October 9, 1823 – June 5, 1893
Mary Ann Shadd Cary was an American-Canadian anti-slavery activist, journalist, publisher, teacher, and lawyer. She was the first Black woman publisher in North America and the first woman publisher in Canada.
Mary Ann Shadd was born in Wilmington, Delaware, on October 9, 1823, the eldest of 13 children to Abraham Doras Shadd (1801–1882) and Harriet Burton Parnell, who were free African-Americans.
Shadd Cary was an abolitionist who became the first female African-American newspaper editor in North America when she edited The Provincial Freeman in 1853.
She attempted to participate in the 1855 Philadelphia Colored Convention, but the assembly debated whether to even let her sit as a delegate.
In 1856, she married Thomas F. Cary, a Toronto barber who was also involved with the Provincial Freeman.
She wrote for the newspapers National Era and The People’s Advocate and in 1880, organized the Colored Women’s Progressive Franchise.
She died in Washington, D.C., on June 5, 1893 from stomach cancer.
Mary Ann implored blacks to take the initiative in anti-slavery reform without waiting for whites to provide beneficence or support. Shadd, only in her mid 20s, had thus gained considerable recognition by articulating what would become her perennial themes: black independence and self-respect.
Shadd’s prominence was truly established, however, when she became a leader and spokesperson for the black refugees who had fled from the United States to Upper Canada after the passage of the Fugitive Slave Act in 1850. Believing that she could help these black emigrants, in the fall of 1851 Shadd moved to Windsor, where she opened a school with the support of the American Missionary Association.
In the summer of 1852 she had published A plea for emigration, a pamphlet in which she sought to encourage American blacks to immigrate to Canada and simultaneously attacked the growing separatist philosophy of Canadian blacks. Despite the widespread circulation of this pamphlet, Shadd desired a continuing medium through which she could disseminate her beliefs. In early 1853, with the timely help of fellow black abolitionist Samuel Ringgold Ward, Shadd published the first edition of the Provincial Freeman.
By March 1854 she had found sufficient support for the Provincial Freeman to resume publication. With the motto “Self-Reliance is the True Road to Independence,” the Freeman, now based in Toronto, began appearing on a regular basis. Shadd used her newspaper to comment on all aspects of black life in Canada, but she focused especially on problems of racial discrimination and segregation. She assailed anyone, blacks and whites alike, who sought to compromise with slavery, and she particularly castigated her fellow blacks who were prepared to accept second-class status. She reserved her greatest vituperation, however, for self-segregated black settlements: to her, these settlements only fostered discrimination, and she urged blacks to seek assimilation into Canadian society. John Scoble and Josiah Henson* of the Dawn settlement were pilloried almost as exhaustively as Bibb, while grudging approval was granted to the Elgin settlement under William King.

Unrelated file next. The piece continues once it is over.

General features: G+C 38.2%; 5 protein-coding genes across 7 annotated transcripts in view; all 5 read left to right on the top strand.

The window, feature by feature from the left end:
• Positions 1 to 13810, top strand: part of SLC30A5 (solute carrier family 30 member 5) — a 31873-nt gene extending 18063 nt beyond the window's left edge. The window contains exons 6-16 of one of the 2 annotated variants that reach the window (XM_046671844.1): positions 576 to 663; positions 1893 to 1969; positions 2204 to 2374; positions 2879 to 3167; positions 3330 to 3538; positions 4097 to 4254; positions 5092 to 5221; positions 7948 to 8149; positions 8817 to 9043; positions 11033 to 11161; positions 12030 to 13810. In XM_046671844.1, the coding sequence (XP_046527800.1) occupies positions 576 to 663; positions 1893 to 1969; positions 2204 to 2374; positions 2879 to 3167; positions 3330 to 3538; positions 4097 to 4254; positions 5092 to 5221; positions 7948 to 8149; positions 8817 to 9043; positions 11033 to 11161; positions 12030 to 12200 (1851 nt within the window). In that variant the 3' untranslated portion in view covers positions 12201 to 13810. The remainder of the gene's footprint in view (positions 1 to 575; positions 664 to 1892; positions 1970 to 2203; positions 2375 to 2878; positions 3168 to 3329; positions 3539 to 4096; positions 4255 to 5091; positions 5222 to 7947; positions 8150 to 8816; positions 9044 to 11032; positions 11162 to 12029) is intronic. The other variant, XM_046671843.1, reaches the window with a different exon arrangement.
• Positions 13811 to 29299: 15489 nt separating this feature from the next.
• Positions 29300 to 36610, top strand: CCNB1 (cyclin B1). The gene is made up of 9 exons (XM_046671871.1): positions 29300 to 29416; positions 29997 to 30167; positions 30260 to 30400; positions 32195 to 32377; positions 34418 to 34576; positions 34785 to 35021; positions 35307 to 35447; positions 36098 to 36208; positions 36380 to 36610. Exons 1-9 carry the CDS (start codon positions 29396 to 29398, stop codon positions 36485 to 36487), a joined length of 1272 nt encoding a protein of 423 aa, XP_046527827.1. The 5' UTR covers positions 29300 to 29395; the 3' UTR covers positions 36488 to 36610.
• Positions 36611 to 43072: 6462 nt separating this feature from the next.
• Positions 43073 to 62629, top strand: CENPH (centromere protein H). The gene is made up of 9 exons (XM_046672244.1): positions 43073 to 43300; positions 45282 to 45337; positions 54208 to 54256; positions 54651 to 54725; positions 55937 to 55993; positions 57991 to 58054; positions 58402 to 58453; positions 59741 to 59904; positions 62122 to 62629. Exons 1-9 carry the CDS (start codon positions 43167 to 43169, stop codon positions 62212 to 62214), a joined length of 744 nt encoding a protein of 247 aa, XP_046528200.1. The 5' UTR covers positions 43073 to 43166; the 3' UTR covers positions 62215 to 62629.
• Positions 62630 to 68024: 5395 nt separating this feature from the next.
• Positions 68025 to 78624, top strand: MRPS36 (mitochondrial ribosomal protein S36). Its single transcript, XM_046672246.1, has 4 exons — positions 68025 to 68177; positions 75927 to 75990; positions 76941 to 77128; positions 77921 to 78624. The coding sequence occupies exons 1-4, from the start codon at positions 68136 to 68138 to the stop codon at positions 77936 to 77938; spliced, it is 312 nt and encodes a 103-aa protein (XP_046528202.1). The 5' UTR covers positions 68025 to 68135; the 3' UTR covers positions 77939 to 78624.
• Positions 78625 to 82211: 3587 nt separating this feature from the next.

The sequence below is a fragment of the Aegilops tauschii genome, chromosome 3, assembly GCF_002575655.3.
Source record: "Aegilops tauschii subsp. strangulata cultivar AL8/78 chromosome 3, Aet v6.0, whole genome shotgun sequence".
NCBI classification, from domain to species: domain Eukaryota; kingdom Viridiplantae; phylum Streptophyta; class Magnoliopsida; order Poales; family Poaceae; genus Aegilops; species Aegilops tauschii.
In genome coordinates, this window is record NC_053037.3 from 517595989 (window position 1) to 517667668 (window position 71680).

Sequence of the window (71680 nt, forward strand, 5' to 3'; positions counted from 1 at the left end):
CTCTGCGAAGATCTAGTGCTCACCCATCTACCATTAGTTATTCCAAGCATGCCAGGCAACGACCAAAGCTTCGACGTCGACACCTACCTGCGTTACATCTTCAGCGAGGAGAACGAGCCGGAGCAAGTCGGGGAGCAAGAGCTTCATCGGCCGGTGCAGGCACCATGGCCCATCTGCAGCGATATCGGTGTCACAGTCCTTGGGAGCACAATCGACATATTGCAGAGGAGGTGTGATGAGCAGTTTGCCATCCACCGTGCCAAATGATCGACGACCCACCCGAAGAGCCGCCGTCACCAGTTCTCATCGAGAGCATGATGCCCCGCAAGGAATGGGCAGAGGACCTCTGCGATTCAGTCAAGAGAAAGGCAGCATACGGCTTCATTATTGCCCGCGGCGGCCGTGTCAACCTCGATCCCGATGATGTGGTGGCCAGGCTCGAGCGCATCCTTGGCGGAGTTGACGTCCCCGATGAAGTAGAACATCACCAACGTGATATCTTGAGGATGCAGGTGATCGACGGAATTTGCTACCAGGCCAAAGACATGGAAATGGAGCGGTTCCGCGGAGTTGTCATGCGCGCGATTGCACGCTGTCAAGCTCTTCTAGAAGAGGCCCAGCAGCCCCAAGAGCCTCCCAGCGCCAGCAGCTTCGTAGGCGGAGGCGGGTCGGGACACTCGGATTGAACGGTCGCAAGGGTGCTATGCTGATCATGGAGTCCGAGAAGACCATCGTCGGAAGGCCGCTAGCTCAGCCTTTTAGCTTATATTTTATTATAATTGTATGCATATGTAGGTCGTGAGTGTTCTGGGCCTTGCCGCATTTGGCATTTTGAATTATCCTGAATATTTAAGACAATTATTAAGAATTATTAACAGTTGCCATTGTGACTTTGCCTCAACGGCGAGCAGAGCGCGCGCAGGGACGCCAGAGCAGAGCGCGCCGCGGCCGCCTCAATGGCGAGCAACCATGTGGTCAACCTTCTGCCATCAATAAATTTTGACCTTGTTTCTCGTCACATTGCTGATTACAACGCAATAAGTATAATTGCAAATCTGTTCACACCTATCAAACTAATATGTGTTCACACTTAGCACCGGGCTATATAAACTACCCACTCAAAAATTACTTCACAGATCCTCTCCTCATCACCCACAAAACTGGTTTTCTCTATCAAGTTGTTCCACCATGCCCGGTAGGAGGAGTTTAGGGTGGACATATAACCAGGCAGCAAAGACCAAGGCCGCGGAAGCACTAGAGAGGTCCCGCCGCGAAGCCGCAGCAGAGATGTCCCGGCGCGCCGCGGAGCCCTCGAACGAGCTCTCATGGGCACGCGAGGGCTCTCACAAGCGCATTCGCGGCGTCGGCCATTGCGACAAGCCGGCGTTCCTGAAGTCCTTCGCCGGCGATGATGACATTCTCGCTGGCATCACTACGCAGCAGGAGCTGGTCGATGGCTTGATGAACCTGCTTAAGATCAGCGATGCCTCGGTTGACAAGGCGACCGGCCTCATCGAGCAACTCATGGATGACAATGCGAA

Regular publication of the Freeman was interrupted several times because of financial problems. On 30 June 1855 William P. Newman became editor, though Shadd may well have remained a powerful background force, and the paper was moved to Chatham. In January 1856 Shadd married black businessman Thomas Cary and that May she returned to the Freeman as one of its three editors. After 1856, however, it appeared only sporadically and by 1859, when the financial burden had become too debilitating, publication ceased entirely.
In the wake of the Freeman’s demise, Shadd remained in Chatham and returned to teaching. Yet she watched with great interest as the sectional crisis intensified in the United States. Her hope for the destruction of slavery in the impending conflict had been heightened by John Brown’s arrival in Canada in the spring of 1858. Part of a group that met with Brown, Shadd became privy to the visionary’s intended plans. Another member of the group, Osborne Perry Anderson, a young black, was so taken with Brown that he joined him at Harpers Ferry in October 1859 and survived the raid to record his memoirs in A voicefrom Harper’s Ferry, edited and prepared for publication by Shadd in 1861.
Through the early years of the Civil War, Shadd continued to teach in an interracial school in Chatham. But she soon grew tired of watching the conflict from a distance. Anxious to assist in the Northern war effort, in late 1863 she accepted an invitation from Martin Robinson Delany to serve as an enlistment recruiter; she returned to the United States to participate in the recruitment programs of several states. Shadd agonized over whether to remain in the United States after Appomattox. She finally concluded that she could best serve her people by remaining to help with the education and assimilation of the millions of newly emancipated blacks. Toward this end, in July 1868 she obtained an American teaching certificate and taught briefly in Detroit before relocating in Washington, D.C. Supporting herself by teaching, she would eventually receive a law degree from Howard University in 1883.
Shadd continued to participate in both civil rights and equal rights movements in the United States, returning to Canada only briefly, in 1881, to organize a suffragist rally. Enfeebled by rheumatism and cancer, she died in the summer of 1893.
The Canadian Encyclopedia